Columns » Jay Barth

Obama's polarizing address



One of the most insightful works of political science in recent years is a book by Marc Hetherington and Jonathan Weiler, "Authoritarianism and Polarization in American Politics." In it, Hetherington and Weiler combine historical research of American electoral politics across the last several decades with quantitative analysis of contemporary U.S. voters to show that basic worldview differences that go beyond party or ideology are at the heart of how and why American politics has become decidedly more polarized over the past two generations.

With the rhetoric and actions of candidates and officeholders prodding them along, rank-and-file Americans have increasingly sorted into one of two camps of voters with some pretty fundamental personality differences — authoritarians and nonauthoritarians. Authoritarians see the political world as a Manichean battle between good and evil, believe there to be great value in respecting traditional authority and hierarchy, and express hostility to those groups who threaten to disrupt a tidy American social order. In contrast, nonauthoritarians are quite comfortable with nuance and ambiguity in life and law and embrace societal change including the empowerment of traditional outsiders. In foreign affairs, these nonauthoritarians promote diplomacy and negotiation as the more proper course while authoritarians are more comfortable with the use of force. Although there are more authoritarians in the American electorate, the growing distinctiveness of nonauthoritarians over the last two to three decades has been just as important in promoting sharp polarization in American political life.

President Obama's concise second inaugural address elegantly sampled phrases from the nation's founding documents and then applied them to 21st century America in making the case that the democratic experiment remains alive in the United States. However, the speech did much more as Obama, more clearly than ever before, expressed his fundamental rejection of authoritarianism. Some have labeled the speech "liberal" or "partisan," but reactions to it from the right show that it hit a nerve even deeper than ideology or party.

First, Obama embraced the inherent messiness and uncertainty of the American experiment, recognizing that "our work will be imperfect." Rejecting "absolutism," Obama made the case for a deeply pragmatic progressivism that "does not compel us to settle centuries-long debates about the role of government for all time, but it does require us to act in our time."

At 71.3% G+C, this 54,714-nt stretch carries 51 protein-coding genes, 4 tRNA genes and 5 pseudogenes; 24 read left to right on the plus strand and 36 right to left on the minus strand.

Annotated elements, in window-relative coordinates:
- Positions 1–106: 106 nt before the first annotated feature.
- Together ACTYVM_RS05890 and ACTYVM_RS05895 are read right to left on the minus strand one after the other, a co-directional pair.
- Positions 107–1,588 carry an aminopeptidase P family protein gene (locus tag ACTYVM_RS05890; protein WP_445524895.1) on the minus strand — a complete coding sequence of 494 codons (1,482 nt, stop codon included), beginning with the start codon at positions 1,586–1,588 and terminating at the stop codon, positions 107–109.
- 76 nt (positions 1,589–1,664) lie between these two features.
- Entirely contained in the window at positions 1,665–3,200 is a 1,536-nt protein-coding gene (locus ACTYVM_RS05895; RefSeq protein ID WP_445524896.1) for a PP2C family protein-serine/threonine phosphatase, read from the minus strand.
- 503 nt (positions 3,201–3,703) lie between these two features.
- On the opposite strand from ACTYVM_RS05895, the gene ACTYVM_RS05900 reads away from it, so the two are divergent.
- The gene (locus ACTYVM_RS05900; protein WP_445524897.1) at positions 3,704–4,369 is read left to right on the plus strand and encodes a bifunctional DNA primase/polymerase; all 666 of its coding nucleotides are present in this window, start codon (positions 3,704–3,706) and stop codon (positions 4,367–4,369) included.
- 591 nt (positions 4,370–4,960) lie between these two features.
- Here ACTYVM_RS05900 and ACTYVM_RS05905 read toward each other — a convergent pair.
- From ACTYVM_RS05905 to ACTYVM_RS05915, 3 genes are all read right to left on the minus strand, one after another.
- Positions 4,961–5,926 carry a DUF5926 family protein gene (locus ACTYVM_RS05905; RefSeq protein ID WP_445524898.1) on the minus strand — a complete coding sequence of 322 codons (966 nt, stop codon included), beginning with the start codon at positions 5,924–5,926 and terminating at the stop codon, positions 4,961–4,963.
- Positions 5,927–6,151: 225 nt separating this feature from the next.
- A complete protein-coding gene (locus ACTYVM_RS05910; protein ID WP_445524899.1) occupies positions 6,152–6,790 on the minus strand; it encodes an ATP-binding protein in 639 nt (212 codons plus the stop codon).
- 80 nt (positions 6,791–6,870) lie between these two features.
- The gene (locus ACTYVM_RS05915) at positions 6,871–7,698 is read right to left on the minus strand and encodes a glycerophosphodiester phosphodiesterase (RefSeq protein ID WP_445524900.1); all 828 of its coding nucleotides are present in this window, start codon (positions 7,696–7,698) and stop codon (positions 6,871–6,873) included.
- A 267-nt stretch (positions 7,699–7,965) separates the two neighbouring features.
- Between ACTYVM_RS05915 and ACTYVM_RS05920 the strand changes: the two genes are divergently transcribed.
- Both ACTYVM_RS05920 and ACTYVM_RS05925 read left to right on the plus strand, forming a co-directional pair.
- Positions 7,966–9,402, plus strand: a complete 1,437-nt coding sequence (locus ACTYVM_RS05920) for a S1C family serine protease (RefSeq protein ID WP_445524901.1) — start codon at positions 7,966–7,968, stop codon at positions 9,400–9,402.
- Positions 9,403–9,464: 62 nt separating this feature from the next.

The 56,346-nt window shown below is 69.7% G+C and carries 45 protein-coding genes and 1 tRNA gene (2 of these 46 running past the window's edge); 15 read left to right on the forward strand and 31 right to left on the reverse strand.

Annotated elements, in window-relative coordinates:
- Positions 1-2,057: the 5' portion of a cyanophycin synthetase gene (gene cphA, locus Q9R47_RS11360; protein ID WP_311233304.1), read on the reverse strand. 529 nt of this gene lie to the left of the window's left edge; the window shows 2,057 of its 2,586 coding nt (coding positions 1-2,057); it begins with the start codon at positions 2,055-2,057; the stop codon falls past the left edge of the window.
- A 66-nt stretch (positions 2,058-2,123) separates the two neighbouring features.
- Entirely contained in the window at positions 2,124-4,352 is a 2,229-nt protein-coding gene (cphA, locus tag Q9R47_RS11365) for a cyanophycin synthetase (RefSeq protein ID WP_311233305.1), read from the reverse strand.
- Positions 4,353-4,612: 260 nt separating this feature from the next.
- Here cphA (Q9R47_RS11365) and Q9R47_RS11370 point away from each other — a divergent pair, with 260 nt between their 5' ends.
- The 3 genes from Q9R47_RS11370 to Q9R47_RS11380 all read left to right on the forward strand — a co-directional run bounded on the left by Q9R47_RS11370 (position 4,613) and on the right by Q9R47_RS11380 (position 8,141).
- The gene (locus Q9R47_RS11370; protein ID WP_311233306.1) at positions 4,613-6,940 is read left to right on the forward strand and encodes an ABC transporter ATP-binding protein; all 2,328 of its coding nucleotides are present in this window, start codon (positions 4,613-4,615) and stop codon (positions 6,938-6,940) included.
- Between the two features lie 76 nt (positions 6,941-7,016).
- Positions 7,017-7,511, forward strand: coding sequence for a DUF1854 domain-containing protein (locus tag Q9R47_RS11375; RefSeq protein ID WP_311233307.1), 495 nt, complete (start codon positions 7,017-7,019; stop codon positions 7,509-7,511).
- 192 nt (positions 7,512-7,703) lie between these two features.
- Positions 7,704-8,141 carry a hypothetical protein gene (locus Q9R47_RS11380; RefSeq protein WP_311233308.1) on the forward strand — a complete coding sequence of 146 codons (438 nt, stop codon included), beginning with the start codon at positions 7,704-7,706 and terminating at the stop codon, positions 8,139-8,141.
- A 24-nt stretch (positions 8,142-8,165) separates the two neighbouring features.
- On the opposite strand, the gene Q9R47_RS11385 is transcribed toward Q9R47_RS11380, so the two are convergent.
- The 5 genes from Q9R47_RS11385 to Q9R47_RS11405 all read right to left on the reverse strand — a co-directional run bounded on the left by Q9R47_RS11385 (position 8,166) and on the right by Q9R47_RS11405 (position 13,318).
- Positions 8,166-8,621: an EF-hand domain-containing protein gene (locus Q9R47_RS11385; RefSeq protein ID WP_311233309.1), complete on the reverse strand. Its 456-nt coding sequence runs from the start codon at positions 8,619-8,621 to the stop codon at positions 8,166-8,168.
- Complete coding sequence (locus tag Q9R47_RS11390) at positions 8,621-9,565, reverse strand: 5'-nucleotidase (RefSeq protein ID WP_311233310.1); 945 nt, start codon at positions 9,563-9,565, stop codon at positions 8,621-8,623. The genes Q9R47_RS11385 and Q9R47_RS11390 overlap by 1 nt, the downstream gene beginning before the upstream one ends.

In embracing the importance of full-fledged "citizenship," Obama discarded hierarchy and emphasized the power of rank-and-file Americans to reshape the nation. From critiquing obstacles to voting to trumpeting citzens' "obligation to shape the debates of our time," Obama emphasized that the fuel for the American experiment is the many, not the few.

Finally, a large chunk of the speech highlighted America's betterment brought about from the inclusion of traditional outside groups. From the personification of the American dream in "a little girl born into the bleakest poverty" who "knows that she has the same chance to succeed as anybody else because she is an American" to the alliterative embrace of activists at "Seneca Falls, and Selma, and Stonewall," Obama showed his nonauthoritarian worldview. The next step in that struggle for inclusion, the president argued, is to "welcome the striving, hopeful immigrants who still see America as a land of opportunity."

Those on the right expressed full-tilt authoritarianism in their response to the president's address. One example was Pat Buchanan's snarky but telling belittling of the inclusion of the key moment in the gay rights movement as "a barroom brawl in Greenwich Village in 1969." Perhaps most thorough in stating the fears produced by Obama's worldview was Republican leader Rep. Pete Sessions of Texas who aggressively critiqued the inaugural events saying, "It was apparent our country's in chaos and what our great president has brought us is upheaval. We're now managing America's demise, not America's great future."

Obama arrived on the national stage in 2004 with a speech to the Democratic National Convention emphasizing a post-partisan American in which he critiqued those who "slice-and-dice our country into red states and blue states." Listening to that speech today, one hears a younger Obama who is equal parts inspiring and naïve. Obama's speech last week showed a maturation of his pragmatic progressivism political thought. It also showed that the president now recognizes that there truly is a key divide in American political life — not between "red states and blue states" but between authoritarian and nonauthoritarian citizens — and made clear the side he's on in the key political battle of our time.

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